Read more about the campaign here.

A psychologist and co-founder of a mental health NGO called Customize Cognition, Ritika forayed into the space of menstrual health and hygiene, sexual and reproductive healthcare and rights and gender equality as an MHM Fellow with YKA. She says, “The experience of working on MHM/SRHR and gender equality has been an enriching and eye-opening experience. I have learned what’s beneath the surface of the issue, be it awareness, lack of resources or disregard for trans men, who also menstruate.”

The Transmen-ses campaign aims to tackle the issue of silence and disregard for trans men’s menstruation needs, by mobilising gender sensitive health professionals and gender neutral restrooms in Lucknow.

Read more about the campaign here.

A Computer Science engineer by education, Nitisha started her career in the corporate sector, before realising she wanted to work in the development and social justice space. Since then, she has worked with Teach For India and Care India and is from the founding batch of Indian School of Development Management (ISDM), a one of its kind organisation creating leaders for the development sector through its experiential learning post graduate program.

As a Youth Ki Awaaz Menstrual Health Fellow, Nitisha has started Let’s Talk Period, a campaign to mobilise young people to switch to sustainable period products. She says, “80 lakh women in Delhi use non-biodegradable sanitary products, generate 3000 tonnes of menstrual waste, that takes 500-800 years to decompose; which in turn contributes to the health issues of all menstruators, increased burden of waste management on the city and harmful living environment for all citizens.

Let’s Talk Period aims to change this by

Find out more about her campaign here.

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A former Assistant Secretary with the Ministry of Women and Child Development in West Bengal for three months, Lakshmi Bhavya has been championing the cause of menstrual hygiene in her district. By associating herself with the Lalana Campaign, a holistic menstrual hygiene awareness campaign which is conducted by the Anahat NGO, Lakshmi has been slowly breaking taboos when it comes to periods and menstrual hygiene.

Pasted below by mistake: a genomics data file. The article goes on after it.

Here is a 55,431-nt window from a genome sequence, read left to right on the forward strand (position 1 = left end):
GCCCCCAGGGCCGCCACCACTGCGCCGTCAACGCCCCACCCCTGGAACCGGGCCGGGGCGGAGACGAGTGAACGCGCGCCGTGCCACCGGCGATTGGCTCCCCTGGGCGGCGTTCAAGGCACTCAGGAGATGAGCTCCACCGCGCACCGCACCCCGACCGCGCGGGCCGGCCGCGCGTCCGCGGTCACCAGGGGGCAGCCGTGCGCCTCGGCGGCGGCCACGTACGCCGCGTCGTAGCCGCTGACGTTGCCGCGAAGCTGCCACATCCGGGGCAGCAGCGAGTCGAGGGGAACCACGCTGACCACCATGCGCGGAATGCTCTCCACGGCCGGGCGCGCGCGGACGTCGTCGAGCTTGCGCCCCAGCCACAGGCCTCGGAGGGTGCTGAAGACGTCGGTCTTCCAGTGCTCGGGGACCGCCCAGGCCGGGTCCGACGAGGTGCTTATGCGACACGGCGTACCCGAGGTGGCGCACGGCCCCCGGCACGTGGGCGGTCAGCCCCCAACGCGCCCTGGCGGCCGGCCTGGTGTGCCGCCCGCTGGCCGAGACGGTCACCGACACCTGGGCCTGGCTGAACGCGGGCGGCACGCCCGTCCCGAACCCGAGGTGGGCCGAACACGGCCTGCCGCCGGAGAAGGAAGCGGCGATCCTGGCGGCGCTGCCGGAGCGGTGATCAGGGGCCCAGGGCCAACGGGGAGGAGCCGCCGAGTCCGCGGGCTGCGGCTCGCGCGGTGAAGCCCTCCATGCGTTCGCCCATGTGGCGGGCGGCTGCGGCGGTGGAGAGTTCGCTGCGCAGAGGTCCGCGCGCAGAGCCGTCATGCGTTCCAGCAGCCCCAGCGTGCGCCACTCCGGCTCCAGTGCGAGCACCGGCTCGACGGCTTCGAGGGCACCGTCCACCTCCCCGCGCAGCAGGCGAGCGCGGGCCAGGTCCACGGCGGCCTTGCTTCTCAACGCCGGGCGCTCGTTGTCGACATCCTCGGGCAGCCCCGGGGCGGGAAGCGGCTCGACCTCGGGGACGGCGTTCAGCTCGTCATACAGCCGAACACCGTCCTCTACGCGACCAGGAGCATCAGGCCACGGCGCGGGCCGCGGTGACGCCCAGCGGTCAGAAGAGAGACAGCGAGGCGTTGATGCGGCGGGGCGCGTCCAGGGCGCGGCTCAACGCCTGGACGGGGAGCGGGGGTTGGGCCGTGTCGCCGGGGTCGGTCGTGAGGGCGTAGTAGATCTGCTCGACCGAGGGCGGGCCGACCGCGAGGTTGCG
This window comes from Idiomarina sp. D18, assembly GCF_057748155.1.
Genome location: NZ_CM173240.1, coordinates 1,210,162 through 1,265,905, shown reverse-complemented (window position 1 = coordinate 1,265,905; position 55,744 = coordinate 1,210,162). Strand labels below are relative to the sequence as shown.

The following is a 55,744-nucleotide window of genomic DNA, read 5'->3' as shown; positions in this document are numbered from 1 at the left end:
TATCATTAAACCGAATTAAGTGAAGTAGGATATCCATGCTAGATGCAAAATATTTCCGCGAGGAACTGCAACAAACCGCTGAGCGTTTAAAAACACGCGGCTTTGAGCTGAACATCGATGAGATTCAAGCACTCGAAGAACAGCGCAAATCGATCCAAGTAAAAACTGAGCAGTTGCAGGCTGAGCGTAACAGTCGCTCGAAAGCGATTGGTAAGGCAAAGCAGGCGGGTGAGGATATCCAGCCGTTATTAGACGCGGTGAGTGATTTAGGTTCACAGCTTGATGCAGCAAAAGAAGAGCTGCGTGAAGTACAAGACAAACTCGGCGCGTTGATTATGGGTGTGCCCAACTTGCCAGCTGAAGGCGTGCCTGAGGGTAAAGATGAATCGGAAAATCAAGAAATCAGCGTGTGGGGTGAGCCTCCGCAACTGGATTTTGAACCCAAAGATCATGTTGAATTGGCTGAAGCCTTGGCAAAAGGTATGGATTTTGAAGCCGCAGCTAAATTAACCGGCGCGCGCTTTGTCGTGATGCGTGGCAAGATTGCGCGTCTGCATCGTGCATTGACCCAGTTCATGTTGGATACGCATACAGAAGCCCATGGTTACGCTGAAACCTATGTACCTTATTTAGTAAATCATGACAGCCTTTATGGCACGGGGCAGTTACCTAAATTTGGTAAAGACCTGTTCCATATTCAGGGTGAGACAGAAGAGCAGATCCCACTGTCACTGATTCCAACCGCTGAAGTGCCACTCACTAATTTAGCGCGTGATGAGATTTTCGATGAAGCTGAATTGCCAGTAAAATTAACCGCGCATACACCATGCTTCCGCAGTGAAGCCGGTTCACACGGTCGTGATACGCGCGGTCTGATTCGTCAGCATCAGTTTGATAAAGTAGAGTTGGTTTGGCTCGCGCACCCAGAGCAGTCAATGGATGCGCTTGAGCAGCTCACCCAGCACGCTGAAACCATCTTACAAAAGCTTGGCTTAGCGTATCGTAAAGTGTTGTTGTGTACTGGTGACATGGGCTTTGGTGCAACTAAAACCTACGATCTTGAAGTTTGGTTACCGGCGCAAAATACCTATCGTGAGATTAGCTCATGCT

A Gender Rights Activist working with the tribal and marginalized communities in india, Srilekha is a PhD scholar working on understanding body and sexuality among tribal girls, to fill the gaps in research around indigenous women and their stories. Srilekha has worked extensively at the grassroots level with community based organisations, through several advocacy initiatives around Gender, Mental Health, Menstrual Hygiene and Sexual and Reproductive Health Rights (SRHR) for the indigenous in Jharkhand, over the last 6 years.

Srilekha has also contributed to sustainable livelihood projects and legal aid programs for survivors of sex trafficking. She has been conducting research based programs on maternal health, mental health, gender based violence, sex and sexuality. Her interest lies in conducting workshops for young people on life skills, feminism, gender and sexuality, trauma, resilience and interpersonal relationships.

A Guwahati-based college student pursuing her Masters in Tata Institute of Social Sciences, Bidisha started the #BleedwithDignity campaign on the technology platform, demanding that the Government of Assam install
biodegradable sanitary pad vending machines in all government schools across the state. Her petition on has already gathered support from over 90000 people and continues to grow.

Bidisha was selected in’s flagship program ‘She Creates Change’ having run successful online advocacy
campaigns, which were widely recognised. Through the #BleedwithDignity campaign; she organised and celebrated World Menstrual Hygiene Day, 2019 in Guwahati, Assam by hosting a wall mural by collaborating with local organisations. The initiative was widely covered by national and local media, and the mural was later inaugurated by the event’s chief guest Commissioner of Guwahati Municipal Corporation (GMC) Debeswar Malakar, IAS.